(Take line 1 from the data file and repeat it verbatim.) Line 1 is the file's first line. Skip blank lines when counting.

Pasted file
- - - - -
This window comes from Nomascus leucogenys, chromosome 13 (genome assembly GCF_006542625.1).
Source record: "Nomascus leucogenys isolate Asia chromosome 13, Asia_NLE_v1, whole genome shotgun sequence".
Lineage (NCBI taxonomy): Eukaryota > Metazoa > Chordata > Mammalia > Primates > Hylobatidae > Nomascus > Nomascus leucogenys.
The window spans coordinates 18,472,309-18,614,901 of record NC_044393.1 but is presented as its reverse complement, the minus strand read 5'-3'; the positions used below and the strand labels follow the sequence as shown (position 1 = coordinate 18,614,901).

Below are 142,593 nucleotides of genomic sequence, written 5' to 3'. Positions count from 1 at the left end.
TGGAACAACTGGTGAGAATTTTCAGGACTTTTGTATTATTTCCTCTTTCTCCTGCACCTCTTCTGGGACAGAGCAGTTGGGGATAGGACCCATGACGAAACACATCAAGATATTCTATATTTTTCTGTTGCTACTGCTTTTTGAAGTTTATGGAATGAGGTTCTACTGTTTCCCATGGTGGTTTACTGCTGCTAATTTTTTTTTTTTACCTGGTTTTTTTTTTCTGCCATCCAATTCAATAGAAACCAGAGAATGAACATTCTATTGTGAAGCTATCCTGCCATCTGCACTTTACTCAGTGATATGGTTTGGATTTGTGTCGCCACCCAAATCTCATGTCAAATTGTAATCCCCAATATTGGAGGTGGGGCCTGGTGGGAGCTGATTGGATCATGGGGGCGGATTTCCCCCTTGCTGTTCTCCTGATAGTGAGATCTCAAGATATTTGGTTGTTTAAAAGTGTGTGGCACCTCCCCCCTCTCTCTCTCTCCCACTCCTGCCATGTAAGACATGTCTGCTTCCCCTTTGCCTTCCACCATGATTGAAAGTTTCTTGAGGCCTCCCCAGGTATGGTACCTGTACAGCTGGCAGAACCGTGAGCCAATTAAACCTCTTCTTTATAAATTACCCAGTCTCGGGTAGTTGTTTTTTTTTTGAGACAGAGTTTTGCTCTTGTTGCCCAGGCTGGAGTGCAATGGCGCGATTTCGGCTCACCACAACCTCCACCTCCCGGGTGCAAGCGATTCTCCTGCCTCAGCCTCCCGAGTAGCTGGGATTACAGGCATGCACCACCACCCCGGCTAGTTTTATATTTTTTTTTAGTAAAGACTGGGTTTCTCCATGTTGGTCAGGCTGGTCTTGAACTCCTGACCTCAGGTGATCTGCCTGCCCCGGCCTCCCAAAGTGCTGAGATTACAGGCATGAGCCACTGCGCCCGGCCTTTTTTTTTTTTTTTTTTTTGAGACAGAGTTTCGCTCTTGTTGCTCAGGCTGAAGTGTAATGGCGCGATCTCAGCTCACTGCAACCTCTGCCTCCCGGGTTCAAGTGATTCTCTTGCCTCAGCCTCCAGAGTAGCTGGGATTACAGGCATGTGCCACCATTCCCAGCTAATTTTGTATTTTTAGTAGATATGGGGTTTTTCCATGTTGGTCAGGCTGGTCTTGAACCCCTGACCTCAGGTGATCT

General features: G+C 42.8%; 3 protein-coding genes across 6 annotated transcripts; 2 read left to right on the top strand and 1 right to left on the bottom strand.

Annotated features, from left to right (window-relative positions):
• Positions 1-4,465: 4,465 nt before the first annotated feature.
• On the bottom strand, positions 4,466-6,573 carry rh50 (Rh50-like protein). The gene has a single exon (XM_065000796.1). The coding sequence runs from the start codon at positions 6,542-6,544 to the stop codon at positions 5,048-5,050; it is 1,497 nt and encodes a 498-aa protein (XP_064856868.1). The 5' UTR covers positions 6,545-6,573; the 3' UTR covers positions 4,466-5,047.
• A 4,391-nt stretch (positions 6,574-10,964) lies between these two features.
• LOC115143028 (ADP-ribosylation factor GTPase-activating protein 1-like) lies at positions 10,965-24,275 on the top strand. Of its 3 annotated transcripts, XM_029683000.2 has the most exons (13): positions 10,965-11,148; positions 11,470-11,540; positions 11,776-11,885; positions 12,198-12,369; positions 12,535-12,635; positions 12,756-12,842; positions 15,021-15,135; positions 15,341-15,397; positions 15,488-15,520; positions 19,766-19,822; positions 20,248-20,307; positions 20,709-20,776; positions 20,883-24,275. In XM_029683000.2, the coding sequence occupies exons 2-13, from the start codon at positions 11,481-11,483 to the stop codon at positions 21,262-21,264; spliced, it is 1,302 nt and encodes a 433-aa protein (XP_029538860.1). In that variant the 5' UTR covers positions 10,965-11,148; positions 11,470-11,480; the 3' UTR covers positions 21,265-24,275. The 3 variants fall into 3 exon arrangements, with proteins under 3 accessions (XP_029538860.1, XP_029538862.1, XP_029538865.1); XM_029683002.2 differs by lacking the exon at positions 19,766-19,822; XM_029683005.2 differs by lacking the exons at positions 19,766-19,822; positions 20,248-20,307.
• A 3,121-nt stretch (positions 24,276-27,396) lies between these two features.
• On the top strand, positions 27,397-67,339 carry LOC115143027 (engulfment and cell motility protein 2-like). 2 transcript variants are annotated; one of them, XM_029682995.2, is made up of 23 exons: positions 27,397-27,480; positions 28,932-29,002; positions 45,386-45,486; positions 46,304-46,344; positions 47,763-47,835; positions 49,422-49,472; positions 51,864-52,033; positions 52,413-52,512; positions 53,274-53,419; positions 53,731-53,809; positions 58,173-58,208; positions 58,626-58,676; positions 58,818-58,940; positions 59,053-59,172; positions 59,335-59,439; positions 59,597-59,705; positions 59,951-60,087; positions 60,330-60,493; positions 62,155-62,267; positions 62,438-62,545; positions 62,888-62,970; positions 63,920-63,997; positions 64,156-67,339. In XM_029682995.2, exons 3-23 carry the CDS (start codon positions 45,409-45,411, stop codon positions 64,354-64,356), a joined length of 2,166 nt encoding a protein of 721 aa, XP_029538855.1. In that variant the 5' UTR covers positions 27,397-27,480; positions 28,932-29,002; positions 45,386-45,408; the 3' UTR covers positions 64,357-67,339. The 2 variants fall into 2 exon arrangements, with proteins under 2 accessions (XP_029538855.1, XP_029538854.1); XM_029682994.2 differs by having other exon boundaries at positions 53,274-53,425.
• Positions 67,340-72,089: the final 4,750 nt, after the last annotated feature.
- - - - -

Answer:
This window comes from Nomascus leucogenys, chromosome 13 (genome assembly GCF_006542625.1).